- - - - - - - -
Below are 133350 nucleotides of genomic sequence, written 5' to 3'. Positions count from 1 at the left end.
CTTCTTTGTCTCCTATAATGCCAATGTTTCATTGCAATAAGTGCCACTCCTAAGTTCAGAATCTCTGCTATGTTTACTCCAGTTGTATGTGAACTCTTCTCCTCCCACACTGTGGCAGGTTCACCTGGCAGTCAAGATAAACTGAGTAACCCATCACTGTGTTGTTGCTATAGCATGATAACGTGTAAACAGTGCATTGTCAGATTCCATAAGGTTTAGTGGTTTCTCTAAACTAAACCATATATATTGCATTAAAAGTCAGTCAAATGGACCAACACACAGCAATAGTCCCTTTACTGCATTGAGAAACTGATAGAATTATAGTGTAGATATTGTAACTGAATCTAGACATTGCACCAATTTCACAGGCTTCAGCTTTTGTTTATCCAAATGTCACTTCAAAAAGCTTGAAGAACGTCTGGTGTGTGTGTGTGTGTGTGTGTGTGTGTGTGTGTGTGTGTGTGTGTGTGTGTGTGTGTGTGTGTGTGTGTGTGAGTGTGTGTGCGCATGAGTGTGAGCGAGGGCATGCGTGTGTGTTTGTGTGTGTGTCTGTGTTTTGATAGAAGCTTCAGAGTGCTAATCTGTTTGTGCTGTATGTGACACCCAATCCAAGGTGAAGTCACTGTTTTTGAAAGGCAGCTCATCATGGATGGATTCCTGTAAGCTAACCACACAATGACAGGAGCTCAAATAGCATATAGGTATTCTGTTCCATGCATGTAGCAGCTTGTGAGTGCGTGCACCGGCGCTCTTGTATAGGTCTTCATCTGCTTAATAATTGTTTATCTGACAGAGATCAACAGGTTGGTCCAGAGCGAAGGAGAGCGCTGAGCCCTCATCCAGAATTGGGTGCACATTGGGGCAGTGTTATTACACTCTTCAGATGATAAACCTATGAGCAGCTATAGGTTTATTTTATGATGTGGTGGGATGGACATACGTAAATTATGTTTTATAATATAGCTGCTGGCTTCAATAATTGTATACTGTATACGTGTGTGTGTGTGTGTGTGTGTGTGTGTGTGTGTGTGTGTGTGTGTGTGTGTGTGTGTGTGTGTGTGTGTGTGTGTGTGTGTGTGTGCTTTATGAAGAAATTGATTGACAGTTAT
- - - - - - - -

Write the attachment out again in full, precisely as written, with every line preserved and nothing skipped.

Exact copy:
Below are 133350 nucleotides of genomic sequence, written 5' to 3'. Positions count from 1 at the left end.
CTTCTTTGTCTCCTATAATGCCAATGTTTCATTGCAATAAGTGCCACTCCTAAGTTCAGAATCTCTGCTATGTTTACTCCAGTTGTATGTGAACTCTTCTCCTCCCACACTGTGGCAGGTTCACCTGGCAGTCAAGATAAACTGAGTAACCCATCACTGTGTTGTTGCTATAGCATGATAACGTGTAAACAGTGCATTGTCAGATTCCATAAGGTTTAGTGGTTTCTCTAAACTAAACCATATATATTGCATTAAAAGTCAGTCAAATGGACCAACACACAGCAATAGTCCCTTTACTGCATTGAGAAACTGATAGAATTATAGTGTAGATATTGTAACTGAATCTAGACATTGCACCAATTTCACAGGCTTCAGCTTTTGTTTATCCAAATGTCACTTCAAAAAGCTTGAAGAACGTCTGGTGTGTGTGTGTGTGTGTGTGTGTGTGTGTGTGTGTGTGTGTGTGTGTGTGTGTGTGTGTGTGTGTGTGTGTGAGTGTGTGTGCGCATGAGTGTGAGCGAGGGCATGCGTGTGTGTTTGTGTGTGTGTCTGTGTTTTGATAGAAGCTTCAGAGTGCTAATCTGTTTGTGCTGTATGTGACACCCAATCCAAGGTGAAGTCACTGTTTTTGAAAGGCAGCTCATCATGGATGGATTCCTGTAAGCTAACCACACAATGACAGGAGCTCAAATAGCATATAGGTATTCTGTTCCATGCATGTAGCAGCTTGTGAGTGCGTGCACCGGCGCTCTTGTATAGGTCTTCATCTGCTTAATAATTGTTTATCTGACAGAGATCAACAGGTTGGTCCAGAGCGAAGGAGAGCGCTGAGCCCTCATCCAGAATTGGGTGCACATTGGGGCAGTGTTATTACACTCTTCAGATGATAAACCTATGAGCAGCTATAGGTTTATTTTATGATGTGGTGGGATGGACATACGTAAATTATGTTTTATAATATAGCTGCTGGCTTCAATAATTGTATACTGTATACGTGTGTGTGTGTGTGTGTGTGTGTGTGTGTGTGTGTGTGTGTGTGTGTGTGTGTGTGTGTGTGTGTGTGTGTGTGTGTGTGTGTGTGCTTTATGAAGAAATTGATTGACAGTTAT